The film is also a little less effective when it comes to building up the mystery. There’s a build up to a mystery involving a remote pond that seems to barter in geometric shapes, almost like a bargain version of “The Ring.” Well, not quite. In one scene, the girl when the girl is trying to think of a name for a new puppy, she spells out the word “NERAK” in backwards facing letters on a dirty window. Hmm, I wonder what that could mean? Indeed, for a film that’s less than 90 minutes long, it relies pretty heavily on formula. Someone gets into trouble. Some Bernard Herman rip-off strings, punctuated by a sting of brass, starts playing. A supernatural force seemingly saves said someone. Rinse. Repeat.

Finally, the film is a little lax when it comes to its themes. For example, there was this weird sense of attraction between the elder Curtis daughter and Aylwood, although it’s never fully explored. It’s paternal at best, practical at worst. I was hoping for something a bit more psycho-sexual–disclaimer, my favorite novel is “Turn of the Screw”–but that might have been a bit too much to ask of a Disney movie. Which, of course, might be part of the problem. Not that it’s a Disney movie, but that’s it’s a Disney movie with pretensions to live up to something like “Turn of the Screw.” That’s a tough role to fill. Even Guillermo del Toro had problems with “Crimson Peak”–and he had a superb cast and design.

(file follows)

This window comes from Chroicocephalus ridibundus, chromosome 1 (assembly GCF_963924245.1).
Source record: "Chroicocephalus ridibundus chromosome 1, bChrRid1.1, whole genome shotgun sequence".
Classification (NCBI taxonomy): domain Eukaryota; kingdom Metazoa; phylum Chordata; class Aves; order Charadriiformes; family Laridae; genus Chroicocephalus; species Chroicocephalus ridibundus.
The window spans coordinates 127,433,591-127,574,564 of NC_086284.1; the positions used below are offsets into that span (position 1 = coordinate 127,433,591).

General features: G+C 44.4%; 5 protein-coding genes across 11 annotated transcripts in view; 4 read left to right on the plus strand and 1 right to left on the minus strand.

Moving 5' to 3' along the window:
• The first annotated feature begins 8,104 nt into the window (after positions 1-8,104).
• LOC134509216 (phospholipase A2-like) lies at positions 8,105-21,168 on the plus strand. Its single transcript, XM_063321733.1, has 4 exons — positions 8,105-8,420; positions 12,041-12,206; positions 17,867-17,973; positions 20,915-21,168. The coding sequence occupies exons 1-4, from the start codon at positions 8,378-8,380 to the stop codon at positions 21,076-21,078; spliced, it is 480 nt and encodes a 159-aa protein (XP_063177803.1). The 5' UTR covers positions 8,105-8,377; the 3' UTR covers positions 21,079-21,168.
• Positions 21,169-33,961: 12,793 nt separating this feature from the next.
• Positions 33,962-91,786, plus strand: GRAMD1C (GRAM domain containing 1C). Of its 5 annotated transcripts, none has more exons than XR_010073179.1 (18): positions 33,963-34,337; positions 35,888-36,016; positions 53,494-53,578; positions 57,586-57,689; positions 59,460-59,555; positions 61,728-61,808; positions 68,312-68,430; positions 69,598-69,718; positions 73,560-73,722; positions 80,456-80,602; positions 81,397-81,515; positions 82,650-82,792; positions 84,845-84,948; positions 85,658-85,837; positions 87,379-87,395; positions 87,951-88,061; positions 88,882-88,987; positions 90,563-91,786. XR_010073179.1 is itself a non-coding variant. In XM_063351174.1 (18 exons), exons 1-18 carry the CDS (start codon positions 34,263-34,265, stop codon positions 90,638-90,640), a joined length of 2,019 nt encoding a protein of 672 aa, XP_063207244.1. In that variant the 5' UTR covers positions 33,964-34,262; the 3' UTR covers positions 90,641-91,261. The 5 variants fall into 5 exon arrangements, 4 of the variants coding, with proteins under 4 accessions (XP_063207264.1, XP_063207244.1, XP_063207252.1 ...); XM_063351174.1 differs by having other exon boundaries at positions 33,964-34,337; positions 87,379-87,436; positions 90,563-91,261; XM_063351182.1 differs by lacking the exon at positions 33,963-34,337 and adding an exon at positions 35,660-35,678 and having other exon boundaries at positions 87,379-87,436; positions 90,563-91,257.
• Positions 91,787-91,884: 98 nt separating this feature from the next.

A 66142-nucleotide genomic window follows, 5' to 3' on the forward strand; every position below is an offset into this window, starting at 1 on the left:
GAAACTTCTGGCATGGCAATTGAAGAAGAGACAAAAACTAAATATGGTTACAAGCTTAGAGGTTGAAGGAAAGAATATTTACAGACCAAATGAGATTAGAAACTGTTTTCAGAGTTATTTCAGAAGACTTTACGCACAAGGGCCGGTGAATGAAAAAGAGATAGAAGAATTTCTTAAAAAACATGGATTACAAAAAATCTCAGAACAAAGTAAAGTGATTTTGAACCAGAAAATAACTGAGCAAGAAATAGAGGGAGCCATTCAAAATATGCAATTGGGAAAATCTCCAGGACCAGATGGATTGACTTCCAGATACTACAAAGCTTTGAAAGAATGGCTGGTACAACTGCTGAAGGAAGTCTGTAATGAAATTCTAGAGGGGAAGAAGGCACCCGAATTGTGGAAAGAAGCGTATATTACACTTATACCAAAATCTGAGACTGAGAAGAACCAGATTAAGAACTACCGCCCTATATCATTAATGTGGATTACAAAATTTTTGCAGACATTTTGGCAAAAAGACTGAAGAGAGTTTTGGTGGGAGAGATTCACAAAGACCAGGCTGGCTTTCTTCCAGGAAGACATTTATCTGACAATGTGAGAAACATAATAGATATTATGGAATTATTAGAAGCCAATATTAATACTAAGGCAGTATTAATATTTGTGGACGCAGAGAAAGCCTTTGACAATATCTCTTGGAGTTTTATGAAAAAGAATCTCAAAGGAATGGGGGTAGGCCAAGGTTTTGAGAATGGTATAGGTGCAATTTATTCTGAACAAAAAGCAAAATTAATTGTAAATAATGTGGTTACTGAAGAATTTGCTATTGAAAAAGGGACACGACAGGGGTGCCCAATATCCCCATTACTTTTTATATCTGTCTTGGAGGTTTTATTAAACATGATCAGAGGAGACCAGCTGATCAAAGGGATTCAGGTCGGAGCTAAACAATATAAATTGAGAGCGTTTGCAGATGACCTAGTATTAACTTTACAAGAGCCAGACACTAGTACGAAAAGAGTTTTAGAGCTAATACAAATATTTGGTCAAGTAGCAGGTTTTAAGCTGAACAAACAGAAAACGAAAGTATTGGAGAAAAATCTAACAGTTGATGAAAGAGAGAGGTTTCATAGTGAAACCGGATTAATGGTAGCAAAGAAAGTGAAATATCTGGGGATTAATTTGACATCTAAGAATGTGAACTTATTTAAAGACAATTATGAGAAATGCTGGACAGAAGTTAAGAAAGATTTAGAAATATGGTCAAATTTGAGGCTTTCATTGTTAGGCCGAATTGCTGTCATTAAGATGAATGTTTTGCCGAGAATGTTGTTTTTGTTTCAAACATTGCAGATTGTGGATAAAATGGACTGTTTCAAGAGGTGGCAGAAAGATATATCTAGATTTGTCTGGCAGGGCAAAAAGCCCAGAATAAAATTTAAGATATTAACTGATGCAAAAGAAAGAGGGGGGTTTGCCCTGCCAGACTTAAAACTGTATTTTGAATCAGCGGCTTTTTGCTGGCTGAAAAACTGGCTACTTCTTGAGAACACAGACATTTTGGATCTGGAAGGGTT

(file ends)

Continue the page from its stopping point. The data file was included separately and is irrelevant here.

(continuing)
Of course, Karen–that was the disappearing daughter’s name, in case you hadn’t guessed–was playing a game with a boy and a blindfold the night she vanished. Maybe there’s hope.

By the way, if you do decide to watch the film, please get the DVD. For one thing, a quick glance at the trailers reveals that Disney was indeed trying to do something quite different with this film. More importantly, there are a couple of alternative endings that resemble the used ending to the same extent that bananas resemble road kill. The first one might be the best, as it amps up the cosmic horror by way of H. R. Giger; the second is a little longer, and it smooths out some of the rough edges of the used ending, but it might show just a little too much, which detracts from some of the film’s mystery. And remember, mystery, for better or for worse, is what “Watcher in the Woods” is all about.